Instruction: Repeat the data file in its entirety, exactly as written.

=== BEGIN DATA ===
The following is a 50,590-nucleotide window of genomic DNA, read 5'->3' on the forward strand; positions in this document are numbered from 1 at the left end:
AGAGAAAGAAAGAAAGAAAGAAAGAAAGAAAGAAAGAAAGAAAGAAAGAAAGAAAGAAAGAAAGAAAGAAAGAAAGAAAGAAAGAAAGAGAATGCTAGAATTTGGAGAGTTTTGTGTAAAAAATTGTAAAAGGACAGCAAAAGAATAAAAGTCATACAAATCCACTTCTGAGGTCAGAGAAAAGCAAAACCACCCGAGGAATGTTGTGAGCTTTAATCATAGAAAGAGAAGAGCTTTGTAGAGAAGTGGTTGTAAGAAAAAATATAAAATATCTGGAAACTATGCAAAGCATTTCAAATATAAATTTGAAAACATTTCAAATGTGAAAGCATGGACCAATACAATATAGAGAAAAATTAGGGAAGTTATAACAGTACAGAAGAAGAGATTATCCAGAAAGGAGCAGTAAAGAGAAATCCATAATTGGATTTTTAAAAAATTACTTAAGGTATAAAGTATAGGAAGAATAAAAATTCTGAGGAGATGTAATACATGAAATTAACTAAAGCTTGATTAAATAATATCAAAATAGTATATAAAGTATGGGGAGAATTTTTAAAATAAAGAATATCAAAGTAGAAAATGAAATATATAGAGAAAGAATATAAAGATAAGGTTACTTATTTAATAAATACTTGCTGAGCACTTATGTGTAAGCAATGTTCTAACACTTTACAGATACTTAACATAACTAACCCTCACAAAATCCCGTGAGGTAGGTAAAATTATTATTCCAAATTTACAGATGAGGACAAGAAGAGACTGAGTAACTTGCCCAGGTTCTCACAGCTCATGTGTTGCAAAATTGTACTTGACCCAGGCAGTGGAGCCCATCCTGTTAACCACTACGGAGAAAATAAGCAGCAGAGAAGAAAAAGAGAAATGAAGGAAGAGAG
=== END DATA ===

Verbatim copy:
The following is a 50,590-nucleotide window of genomic DNA, read 5'->3' on the forward strand; positions in this document are numbered from 1 at the left end:
AGAGAAAGAAAGAAAGAAAGAAAGAAAGAAAGAAAGAAAGAAAGAAAGAAAGAAAGAAAGAAAGAAAGAAAGAAAGAAAGAAAGAAAGAGAATGCTAGAATTTGGAGAGTTTTGTGTAAAAAATTGTAAAAGGACAGCAAAAGAATAAAAGTCATACAAATCCACTTCTGAGGTCAGAGAAAAGCAAAACCACCCGAGGAATGTTGTGAGCTTTAATCATAGAAAGAGAAGAGCTTTGTAGAGAAGTGGTTGTAAGAAAAAATATAAAATATCTGGAAACTATGCAAAGCATTTCAAATATAAATTTGAAAACATTTCAAATGTGAAAGCATGGACCAATACAATATAGAGAAAAATTAGGGAAGTTATAACAGTACAGAAGAAGAGATTATCCAGAAAGGAGCAGTAAAGAGAAATCCATAATTGGATTTTTAAAAAATTACTTAAGGTATAAAGTATAGGAAGAATAAAAATTCTGAGGAGATGTAATACATGAAATTAACTAAAGCTTGATTAAATAATATCAAAATAGTATATAAAGTATGGGGAGAATTTTTAAAATAAAGAATATCAAAGTAGAAAATGAAATATATAGAGAAAGAATATAAAGATAAGGTTACTTATTTAATAAATACTTGCTGAGCACTTATGTGTAAGCAATGTTCTAACACTTTACAGATACTTAACATAACTAACCCTCACAAAATCCCGTGAGGTAGGTAAAATTATTATTCCAAATTTACAGATGAGGACAAGAAGAGACTGAGTAACTTGCCCAGGTTCTCACAGCTCATGTGTTGCAAAATTGTACTTGACCCAGGCAGTGGAGCCCATCCTGTTAACCACTACGGAGAAAATAAGCAGCAGAGAAGAAAAAGAGAAATGAAGGAAGAGAG